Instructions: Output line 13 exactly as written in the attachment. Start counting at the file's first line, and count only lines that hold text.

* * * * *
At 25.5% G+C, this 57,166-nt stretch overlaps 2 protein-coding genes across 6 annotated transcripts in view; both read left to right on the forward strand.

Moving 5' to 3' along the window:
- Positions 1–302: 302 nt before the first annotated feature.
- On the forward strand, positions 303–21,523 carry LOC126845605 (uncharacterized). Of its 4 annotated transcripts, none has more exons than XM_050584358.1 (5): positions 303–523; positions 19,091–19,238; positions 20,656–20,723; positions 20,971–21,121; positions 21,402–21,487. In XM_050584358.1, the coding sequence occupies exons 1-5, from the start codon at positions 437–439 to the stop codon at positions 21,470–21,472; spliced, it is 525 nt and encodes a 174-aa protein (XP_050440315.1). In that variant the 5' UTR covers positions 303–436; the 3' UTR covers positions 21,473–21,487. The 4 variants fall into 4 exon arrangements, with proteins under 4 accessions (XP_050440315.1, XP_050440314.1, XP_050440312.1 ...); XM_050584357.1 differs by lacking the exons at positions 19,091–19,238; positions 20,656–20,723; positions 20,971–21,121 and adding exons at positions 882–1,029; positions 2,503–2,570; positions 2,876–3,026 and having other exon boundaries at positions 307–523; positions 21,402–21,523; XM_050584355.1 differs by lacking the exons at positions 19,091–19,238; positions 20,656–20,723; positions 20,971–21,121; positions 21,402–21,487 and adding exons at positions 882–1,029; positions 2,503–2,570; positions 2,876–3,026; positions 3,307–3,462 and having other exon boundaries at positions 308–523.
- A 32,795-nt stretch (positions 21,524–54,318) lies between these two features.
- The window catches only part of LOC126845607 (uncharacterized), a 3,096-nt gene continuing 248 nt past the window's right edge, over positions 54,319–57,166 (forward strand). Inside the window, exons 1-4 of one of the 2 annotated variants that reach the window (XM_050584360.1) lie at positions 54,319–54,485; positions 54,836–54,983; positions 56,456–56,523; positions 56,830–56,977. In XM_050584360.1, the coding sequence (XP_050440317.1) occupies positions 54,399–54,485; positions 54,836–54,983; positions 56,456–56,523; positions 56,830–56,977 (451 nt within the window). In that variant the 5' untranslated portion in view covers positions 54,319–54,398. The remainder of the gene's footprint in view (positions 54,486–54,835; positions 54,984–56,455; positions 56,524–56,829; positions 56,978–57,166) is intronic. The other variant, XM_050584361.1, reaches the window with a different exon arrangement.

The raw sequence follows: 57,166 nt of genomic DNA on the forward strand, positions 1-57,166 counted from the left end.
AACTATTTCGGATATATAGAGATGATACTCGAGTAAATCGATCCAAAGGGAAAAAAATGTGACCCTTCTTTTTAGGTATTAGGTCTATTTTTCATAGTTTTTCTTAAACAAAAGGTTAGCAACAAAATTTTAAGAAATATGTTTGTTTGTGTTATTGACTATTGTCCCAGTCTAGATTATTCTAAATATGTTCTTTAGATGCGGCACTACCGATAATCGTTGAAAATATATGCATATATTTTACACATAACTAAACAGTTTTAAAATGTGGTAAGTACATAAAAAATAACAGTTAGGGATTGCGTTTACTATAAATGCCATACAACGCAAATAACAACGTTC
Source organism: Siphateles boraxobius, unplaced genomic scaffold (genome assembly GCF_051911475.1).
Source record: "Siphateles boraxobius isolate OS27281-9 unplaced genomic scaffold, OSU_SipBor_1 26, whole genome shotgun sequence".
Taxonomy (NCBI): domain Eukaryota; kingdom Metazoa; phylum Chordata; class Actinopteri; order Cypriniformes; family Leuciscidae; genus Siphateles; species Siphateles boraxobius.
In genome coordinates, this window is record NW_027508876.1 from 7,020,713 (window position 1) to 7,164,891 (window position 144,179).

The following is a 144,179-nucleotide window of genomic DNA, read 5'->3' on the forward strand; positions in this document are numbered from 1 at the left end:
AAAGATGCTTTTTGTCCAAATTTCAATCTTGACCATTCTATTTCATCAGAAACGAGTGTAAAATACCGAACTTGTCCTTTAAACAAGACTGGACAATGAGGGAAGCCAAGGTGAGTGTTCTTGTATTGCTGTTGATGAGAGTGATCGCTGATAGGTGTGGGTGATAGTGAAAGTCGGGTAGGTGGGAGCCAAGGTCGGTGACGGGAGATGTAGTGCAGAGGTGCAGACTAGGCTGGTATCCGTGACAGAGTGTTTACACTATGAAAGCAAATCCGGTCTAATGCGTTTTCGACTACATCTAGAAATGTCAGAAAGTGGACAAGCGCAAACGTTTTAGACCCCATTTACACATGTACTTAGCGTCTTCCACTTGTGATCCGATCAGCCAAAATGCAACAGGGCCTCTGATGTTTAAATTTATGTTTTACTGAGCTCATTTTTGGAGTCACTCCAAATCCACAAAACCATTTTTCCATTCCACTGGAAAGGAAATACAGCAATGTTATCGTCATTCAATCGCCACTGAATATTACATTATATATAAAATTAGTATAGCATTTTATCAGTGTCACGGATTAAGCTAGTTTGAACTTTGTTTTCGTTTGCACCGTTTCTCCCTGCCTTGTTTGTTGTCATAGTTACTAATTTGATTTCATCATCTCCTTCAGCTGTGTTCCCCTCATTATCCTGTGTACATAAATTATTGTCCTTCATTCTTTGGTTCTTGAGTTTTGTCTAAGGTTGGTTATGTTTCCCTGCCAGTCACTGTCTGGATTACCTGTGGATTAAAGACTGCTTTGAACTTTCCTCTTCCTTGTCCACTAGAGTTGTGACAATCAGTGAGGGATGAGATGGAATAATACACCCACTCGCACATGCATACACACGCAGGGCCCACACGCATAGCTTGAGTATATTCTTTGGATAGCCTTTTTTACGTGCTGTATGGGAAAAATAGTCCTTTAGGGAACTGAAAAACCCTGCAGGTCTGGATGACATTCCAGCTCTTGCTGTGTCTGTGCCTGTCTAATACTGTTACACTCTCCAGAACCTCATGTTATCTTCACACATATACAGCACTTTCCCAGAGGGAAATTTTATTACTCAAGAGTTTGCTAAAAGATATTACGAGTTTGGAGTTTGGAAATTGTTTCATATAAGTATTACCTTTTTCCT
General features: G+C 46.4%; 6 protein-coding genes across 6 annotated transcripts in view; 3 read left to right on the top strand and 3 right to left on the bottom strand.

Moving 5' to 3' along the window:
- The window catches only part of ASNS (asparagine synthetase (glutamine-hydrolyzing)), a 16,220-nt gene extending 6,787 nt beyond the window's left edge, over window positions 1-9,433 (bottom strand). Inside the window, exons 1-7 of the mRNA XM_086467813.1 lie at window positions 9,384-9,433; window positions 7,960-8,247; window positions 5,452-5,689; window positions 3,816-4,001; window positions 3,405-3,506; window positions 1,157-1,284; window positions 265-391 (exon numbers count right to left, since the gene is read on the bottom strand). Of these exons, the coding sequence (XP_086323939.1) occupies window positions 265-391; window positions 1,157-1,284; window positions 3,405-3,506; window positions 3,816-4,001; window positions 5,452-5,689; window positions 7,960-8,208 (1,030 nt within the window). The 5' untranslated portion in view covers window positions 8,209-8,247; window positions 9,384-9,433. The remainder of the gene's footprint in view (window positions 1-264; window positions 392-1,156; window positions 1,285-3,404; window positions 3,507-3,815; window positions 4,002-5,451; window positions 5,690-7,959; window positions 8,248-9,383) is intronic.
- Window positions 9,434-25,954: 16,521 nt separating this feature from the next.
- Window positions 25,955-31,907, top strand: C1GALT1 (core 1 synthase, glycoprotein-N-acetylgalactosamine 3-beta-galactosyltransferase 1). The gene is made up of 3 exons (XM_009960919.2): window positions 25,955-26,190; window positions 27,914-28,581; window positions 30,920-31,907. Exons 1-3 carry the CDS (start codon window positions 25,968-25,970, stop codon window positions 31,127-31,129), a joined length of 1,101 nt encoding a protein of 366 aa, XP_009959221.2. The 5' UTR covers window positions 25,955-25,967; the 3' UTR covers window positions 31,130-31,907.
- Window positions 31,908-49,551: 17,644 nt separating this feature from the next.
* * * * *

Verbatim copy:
The following is a 144,179-nucleotide window of genomic DNA, read 5'->3' on the forward strand; positions in this document are numbered from 1 at the left end: